What is the “Abortion Pill?” Is the Abortion Pill and the “Morning After Pill” the same? The Abortion Pill and Morning After Pill are not the same medication and they each function very differently. This article is intended for informational purposes so that you can differentiate between the Morning After Pill and the Abortion Pill.
The Morning After Pill, also commonly known as Plan B, is a popular name for numerous brands of birth control pills that contain the hormone Levonorgestrel. These pills can be used to prevent ovulation and do not harm an existing pregnancy when taken as directed. In California, a prescription is not required to obtain birth control pills.
The Abortion Pill is a drug called Mifepristone, Mifeprex, or RU486 and is available by prescription only. Mifepristone, when used in combination with Misoprostol, disrupts an existing pregnancy (but not if the pregnancy is an ectopic pregnancy-a different procedure or medication will be needed). It is now approved for use up to 70 days (10 weeks) from a woman’s last menstrual period to terminate an early pregnancy. Mifepristone is obtained, with a doctor’s prescription only, at your local pharmacy such as Walgreen’s Pharmacy or CVS Pharmacy.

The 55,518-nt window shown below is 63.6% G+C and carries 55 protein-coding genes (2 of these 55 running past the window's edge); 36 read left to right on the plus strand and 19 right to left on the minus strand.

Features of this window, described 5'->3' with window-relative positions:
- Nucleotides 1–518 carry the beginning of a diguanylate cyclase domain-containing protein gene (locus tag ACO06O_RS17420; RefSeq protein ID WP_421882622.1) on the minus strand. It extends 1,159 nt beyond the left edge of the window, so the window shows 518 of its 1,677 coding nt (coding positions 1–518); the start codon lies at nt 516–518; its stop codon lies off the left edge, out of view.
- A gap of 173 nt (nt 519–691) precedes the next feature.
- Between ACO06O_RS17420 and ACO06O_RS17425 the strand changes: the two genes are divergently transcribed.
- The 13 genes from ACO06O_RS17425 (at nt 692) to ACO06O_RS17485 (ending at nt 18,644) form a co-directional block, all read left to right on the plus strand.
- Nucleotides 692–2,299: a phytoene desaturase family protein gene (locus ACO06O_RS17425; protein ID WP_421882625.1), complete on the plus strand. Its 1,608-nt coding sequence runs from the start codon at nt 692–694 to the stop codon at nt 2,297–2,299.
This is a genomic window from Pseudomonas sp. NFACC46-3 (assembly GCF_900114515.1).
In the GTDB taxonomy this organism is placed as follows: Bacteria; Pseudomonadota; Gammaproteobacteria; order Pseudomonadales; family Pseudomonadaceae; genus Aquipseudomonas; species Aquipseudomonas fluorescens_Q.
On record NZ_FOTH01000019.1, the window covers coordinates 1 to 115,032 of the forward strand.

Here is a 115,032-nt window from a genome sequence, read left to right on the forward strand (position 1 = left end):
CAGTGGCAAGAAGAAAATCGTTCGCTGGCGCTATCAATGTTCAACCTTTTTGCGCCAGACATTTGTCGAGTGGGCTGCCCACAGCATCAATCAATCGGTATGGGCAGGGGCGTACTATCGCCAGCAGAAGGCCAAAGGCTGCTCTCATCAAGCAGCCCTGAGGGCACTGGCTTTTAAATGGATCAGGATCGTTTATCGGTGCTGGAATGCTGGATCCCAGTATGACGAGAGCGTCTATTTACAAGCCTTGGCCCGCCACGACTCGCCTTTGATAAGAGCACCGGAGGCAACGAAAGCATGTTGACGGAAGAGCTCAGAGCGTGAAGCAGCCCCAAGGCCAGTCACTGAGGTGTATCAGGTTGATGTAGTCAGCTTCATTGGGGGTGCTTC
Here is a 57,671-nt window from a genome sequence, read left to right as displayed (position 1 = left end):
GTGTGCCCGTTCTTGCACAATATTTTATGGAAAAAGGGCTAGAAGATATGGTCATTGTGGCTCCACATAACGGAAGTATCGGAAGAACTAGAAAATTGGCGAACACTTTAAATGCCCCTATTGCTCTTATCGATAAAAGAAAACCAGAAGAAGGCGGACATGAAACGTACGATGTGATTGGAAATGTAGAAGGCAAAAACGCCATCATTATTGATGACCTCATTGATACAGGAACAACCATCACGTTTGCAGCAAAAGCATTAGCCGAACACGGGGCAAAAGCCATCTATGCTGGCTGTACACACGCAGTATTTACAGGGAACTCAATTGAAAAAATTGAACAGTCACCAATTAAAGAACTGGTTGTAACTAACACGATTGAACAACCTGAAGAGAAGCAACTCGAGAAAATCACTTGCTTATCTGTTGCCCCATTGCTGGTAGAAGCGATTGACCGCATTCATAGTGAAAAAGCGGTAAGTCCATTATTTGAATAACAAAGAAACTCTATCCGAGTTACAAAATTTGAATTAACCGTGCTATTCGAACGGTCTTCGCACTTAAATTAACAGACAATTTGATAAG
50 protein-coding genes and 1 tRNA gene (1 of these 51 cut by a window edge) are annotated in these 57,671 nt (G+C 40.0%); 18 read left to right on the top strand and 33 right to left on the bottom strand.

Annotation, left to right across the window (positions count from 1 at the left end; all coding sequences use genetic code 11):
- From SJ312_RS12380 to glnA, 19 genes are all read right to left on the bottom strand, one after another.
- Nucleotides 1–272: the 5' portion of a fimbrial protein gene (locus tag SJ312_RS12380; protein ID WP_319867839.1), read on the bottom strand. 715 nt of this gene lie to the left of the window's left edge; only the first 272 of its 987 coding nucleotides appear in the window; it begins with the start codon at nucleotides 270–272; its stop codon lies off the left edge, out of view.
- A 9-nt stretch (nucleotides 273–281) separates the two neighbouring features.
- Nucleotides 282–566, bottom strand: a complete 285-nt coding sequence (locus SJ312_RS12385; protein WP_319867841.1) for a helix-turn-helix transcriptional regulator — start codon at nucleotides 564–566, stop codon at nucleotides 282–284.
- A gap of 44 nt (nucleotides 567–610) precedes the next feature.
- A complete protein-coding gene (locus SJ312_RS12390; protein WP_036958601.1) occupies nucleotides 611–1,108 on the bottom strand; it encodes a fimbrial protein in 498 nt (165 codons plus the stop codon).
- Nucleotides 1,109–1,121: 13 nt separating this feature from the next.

Disrupting an existing pregnancy is a two-part regimen when using these pills. Mifepristone, or Mifeprex, is an anti-progesterone that ends a pregnancy by blocking the uterine wall receptors to the hormone progesterone. This causes the lining of the uterine walls to shed like they do during a menstrual cycle. It also softens and dilates the cervix, thus facilitating abortion.
Misoprostol is used to help expel the pregnancy. Misoprostol is a prostaglandin that induces uterine contractions and softens and dilates the cervix. It is used approximately two days after taking Mifepristone to complete the abortion process. When used in combination with Mifepristone, abortion is complete approximately 97% of the time.
After taking the Mifepristone and Misoprostol regimen, it is common to experience pelvic cramping and vaginal bleeding and spotting, including the expelling of tissue and blood clots for an average of 9-16 days. It is also common to experience nausea, vomiting, dizziness, headaches, fever, chills, weakness, and diarrhea.
A follow-up visit 7-14 days after taking the abortion pill regimen is very important to ensure there is no tissue left behind and that the abortion occurred successfully. In the event Mifepristone has not worked, as determined by an ultrasound during the follow-up visit, a woman will discuss her options with her provider.
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